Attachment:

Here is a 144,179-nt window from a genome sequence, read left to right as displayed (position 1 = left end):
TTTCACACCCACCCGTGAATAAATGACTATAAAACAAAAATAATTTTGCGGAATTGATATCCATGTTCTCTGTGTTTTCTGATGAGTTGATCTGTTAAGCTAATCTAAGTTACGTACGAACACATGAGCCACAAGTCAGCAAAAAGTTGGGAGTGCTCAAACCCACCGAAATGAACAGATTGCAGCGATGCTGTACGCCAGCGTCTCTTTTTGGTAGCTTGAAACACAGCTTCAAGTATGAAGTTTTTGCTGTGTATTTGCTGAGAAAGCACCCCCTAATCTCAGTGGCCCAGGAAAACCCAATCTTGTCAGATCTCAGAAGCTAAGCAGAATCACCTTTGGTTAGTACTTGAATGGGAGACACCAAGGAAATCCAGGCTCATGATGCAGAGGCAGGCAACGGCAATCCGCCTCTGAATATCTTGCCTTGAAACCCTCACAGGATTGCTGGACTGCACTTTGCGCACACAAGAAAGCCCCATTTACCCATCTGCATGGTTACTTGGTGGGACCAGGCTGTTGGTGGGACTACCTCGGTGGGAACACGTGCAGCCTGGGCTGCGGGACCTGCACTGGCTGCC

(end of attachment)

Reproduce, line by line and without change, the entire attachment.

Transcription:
Here is a 144,179-nt window from a genome sequence, read left to right as displayed (position 1 = left end):
TTTCACACCCACCCGTGAATAAATGACTATAAAACAAAAATAATTTTGCGGAATTGATATCCATGTTCTCTGTGTTTTCTGATGAGTTGATCTGTTAAGCTAATCTAAGTTACGTACGAACACATGAGCCACAAGTCAGCAAAAAGTTGGGAGTGCTCAAACCCACCGAAATGAACAGATTGCAGCGATGCTGTACGCCAGCGTCTCTTTTTGGTAGCTTGAAACACAGCTTCAAGTATGAAGTTTTTGCTGTGTATTTGCTGAGAAAGCACCCCCTAATCTCAGTGGCCCAGGAAAACCCAATCTTGTCAGATCTCAGAAGCTAAGCAGAATCACCTTTGGTTAGTACTTGAATGGGAGACACCAAGGAAATCCAGGCTCATGATGCAGAGGCAGGCAACGGCAATCCGCCTCTGAATATCTTGCCTTGAAACCCTCACAGGATTGCTGGACTGCACTTTGCGCACACAAGAAAGCCCCATTTACCCATCTGCATGGTTACTTGGTGGGACCAGGCTGTTGGTGGGACTACCTCGGTGGGAACACGTGCAGCCTGGGCTGCGGGACCTGCACTGGCTGCC